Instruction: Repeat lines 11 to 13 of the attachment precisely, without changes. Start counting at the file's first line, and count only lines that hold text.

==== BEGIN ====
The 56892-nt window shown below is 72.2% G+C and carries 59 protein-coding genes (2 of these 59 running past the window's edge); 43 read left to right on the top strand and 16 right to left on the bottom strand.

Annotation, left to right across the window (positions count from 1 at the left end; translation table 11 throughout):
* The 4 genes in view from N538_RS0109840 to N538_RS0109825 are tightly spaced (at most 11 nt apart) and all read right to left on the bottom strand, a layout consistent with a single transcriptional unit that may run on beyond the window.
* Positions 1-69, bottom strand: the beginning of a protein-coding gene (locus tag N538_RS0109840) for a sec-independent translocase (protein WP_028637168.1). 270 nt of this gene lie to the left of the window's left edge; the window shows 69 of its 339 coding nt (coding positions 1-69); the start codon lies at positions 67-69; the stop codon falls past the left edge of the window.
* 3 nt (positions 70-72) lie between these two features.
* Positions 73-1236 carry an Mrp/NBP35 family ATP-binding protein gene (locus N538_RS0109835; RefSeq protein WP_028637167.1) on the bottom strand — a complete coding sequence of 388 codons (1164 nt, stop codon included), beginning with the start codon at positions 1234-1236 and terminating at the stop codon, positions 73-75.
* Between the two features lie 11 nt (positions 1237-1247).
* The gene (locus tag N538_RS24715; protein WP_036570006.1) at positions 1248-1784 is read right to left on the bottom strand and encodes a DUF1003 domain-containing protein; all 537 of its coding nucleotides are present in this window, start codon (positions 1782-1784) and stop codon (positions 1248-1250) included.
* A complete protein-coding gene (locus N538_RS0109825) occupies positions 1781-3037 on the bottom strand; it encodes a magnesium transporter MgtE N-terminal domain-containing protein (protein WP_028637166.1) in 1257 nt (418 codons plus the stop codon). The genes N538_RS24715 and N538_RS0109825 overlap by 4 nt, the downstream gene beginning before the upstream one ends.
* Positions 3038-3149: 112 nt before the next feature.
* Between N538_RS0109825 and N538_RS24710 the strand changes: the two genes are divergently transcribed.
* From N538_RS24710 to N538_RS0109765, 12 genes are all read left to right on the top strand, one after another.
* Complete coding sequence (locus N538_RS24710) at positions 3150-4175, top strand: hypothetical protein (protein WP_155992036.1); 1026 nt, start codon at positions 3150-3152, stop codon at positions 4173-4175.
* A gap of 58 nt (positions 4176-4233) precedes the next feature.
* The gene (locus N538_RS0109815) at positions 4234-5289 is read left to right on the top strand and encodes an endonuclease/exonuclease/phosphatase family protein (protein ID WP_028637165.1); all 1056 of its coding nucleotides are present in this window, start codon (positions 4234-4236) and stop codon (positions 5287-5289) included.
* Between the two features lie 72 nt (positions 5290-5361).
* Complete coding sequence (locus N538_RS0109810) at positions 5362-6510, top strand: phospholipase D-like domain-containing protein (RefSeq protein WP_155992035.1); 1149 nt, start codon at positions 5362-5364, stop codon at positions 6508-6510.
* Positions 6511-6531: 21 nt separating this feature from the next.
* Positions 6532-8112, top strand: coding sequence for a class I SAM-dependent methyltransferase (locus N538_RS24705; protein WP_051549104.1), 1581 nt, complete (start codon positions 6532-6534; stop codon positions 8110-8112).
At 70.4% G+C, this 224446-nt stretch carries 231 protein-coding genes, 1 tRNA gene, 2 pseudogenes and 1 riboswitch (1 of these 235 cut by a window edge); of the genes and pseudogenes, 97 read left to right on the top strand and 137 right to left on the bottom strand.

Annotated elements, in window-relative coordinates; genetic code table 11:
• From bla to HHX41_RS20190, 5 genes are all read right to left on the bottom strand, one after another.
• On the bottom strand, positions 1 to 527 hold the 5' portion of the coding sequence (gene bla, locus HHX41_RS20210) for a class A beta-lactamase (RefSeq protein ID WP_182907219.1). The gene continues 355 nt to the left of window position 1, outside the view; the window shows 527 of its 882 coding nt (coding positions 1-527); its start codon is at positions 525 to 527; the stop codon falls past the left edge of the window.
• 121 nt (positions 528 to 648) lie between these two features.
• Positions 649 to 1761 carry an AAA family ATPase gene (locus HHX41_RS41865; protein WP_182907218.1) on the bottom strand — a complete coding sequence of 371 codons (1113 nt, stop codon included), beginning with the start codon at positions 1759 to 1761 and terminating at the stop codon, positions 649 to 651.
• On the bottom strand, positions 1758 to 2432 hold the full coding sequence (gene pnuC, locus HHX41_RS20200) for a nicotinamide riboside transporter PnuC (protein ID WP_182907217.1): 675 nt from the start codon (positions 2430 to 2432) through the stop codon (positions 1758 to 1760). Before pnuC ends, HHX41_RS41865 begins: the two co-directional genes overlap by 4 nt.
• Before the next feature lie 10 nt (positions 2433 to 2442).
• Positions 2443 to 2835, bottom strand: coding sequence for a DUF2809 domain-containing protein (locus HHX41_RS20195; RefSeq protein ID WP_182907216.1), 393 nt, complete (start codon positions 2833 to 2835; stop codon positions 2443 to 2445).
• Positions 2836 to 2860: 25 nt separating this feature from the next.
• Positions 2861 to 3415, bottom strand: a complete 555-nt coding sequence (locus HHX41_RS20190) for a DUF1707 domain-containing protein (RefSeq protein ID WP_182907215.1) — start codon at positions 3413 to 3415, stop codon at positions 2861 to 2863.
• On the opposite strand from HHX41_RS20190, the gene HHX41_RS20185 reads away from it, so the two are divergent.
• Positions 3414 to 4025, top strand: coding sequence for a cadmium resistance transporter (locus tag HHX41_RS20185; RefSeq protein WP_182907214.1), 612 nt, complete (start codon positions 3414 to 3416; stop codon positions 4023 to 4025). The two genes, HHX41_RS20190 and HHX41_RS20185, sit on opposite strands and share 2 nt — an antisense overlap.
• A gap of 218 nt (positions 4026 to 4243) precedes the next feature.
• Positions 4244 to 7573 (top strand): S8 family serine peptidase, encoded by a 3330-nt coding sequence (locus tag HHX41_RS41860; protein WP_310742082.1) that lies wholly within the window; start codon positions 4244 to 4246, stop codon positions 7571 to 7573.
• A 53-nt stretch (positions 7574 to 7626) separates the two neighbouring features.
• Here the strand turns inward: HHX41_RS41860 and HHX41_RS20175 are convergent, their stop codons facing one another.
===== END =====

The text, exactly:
* Between N538_RS0109825 and N538_RS24710 the strand changes: the two genes are divergently transcribed.
* From N538_RS24710 to N538_RS0109765, 12 genes are all read left to right on the top strand, one after another.
* Complete coding sequence (locus N538_RS24710) at positions 3150-4175, top strand: hypothetical protein (protein WP_155992036.1); 1026 nt, start codon at positions 3150-3152, stop codon at positions 4173-4175.